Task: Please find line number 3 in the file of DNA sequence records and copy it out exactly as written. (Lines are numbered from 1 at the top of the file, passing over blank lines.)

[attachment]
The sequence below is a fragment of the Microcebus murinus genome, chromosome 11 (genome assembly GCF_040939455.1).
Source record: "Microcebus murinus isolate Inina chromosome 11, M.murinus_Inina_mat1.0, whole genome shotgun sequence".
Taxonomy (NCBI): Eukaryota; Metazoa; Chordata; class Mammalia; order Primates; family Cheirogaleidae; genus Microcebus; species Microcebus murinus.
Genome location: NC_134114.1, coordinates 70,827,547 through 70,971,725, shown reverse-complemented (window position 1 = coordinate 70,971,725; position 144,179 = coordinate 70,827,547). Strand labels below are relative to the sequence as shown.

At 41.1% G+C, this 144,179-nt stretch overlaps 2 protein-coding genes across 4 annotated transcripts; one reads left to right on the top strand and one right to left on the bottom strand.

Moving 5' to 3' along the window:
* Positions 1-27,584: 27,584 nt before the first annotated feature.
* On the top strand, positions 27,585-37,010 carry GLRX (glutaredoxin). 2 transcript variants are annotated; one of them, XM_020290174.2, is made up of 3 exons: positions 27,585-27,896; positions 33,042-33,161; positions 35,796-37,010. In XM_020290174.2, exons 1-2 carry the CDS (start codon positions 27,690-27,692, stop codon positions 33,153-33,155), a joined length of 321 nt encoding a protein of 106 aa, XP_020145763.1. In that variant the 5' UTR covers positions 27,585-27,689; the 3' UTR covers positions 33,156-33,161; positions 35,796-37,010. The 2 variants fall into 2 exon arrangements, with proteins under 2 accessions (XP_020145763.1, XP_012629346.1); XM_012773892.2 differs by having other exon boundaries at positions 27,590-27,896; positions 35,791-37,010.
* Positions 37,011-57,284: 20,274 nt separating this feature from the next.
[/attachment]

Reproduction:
Taxonomy (NCBI): Eukaryota; Metazoa; Chordata; class Mammalia; order Primates; family Cheirogaleidae; genus Microcebus; species Microcebus murinus.